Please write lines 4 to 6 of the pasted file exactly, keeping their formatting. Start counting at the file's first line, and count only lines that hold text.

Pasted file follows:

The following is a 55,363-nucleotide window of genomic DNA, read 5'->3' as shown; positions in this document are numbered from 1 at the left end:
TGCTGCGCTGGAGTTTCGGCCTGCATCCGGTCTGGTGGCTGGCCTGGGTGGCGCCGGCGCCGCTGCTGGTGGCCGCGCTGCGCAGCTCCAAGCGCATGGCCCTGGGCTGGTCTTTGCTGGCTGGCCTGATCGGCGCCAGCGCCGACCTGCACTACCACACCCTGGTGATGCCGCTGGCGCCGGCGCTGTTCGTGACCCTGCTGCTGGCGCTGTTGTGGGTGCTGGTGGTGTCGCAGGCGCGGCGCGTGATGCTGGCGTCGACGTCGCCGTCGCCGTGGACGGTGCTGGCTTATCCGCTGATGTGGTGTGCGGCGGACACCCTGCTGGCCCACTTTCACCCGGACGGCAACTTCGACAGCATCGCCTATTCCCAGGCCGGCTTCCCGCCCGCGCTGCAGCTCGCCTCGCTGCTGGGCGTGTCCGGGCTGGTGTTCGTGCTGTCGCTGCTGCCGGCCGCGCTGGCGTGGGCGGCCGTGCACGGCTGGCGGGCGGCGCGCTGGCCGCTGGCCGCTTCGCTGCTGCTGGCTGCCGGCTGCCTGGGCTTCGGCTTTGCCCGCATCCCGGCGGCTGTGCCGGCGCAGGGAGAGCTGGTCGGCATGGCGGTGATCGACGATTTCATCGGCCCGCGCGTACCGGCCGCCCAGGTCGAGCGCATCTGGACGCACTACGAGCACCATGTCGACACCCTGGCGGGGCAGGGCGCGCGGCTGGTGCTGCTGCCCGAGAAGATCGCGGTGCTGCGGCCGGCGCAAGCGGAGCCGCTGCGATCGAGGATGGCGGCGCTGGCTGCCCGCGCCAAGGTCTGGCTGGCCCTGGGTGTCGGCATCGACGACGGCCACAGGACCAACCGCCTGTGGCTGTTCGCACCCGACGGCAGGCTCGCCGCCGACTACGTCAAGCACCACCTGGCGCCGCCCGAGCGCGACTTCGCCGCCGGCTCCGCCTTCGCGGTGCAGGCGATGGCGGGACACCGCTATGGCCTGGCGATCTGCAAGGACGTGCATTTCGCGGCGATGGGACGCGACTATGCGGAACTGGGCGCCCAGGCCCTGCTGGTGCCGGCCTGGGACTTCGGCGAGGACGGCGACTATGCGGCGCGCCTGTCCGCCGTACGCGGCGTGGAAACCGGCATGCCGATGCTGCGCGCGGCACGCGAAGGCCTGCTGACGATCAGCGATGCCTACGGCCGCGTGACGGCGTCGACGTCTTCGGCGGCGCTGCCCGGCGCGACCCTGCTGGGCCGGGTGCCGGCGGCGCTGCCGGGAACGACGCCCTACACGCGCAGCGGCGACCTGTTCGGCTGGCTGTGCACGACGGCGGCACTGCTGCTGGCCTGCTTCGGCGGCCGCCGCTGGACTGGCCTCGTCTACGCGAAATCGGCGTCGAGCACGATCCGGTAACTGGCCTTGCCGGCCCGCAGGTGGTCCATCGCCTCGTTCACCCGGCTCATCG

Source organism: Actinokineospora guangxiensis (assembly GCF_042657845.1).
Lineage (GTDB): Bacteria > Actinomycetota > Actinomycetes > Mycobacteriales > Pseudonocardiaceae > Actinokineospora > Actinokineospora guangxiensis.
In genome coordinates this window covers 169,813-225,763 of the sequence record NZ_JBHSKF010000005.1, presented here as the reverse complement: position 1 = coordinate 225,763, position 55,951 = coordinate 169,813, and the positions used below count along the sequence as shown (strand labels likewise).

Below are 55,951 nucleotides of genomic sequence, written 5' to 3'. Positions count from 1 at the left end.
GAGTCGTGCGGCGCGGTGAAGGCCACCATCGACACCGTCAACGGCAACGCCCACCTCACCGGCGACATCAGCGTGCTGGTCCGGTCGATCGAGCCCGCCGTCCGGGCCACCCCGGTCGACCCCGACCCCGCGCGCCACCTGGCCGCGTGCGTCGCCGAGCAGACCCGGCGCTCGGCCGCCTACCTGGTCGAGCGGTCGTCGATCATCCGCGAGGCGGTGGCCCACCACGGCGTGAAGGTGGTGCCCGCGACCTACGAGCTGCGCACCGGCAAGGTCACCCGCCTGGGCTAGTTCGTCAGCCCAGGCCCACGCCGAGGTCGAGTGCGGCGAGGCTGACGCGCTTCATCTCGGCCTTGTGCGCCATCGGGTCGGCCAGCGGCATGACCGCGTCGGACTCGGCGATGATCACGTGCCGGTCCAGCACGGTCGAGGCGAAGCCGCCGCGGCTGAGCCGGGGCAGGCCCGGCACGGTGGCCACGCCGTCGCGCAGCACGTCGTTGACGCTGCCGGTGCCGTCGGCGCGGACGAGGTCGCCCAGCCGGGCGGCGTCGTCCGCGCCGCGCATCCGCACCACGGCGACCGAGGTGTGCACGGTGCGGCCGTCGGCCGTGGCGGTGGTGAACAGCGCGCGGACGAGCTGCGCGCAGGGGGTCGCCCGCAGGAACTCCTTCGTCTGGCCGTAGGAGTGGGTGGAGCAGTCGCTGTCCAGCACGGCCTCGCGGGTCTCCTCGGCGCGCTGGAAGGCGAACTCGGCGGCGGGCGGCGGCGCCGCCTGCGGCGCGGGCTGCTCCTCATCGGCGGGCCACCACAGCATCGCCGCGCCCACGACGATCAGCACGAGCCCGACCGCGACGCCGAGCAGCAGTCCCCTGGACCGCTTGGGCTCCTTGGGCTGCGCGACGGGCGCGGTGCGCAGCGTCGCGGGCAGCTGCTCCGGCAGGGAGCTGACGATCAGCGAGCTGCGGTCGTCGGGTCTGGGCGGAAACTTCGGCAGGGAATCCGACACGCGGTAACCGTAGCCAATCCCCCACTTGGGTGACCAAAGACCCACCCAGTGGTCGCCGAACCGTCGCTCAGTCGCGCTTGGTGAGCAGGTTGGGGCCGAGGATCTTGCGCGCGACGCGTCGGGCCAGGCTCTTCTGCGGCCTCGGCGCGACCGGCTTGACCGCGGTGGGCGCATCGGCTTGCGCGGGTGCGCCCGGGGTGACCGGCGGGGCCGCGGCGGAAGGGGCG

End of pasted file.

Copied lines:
Lineage (GTDB): Bacteria > Actinomycetota > Actinomycetes > Mycobacteriales > Pseudonocardiaceae > Actinokineospora > Actinokineospora guangxiensis.
In genome coordinates this window covers 169,813-225,763 of the sequence record NZ_JBHSKF010000005.1, presented here as the reverse complement: position 1 = coordinate 225,763, position 55,951 = coordinate 169,813, and the positions used below count along the sequence as shown (strand labels likewise).

Below are 55,951 nucleotides of genomic sequence, written 5' to 3'. Positions count from 1 at the left end.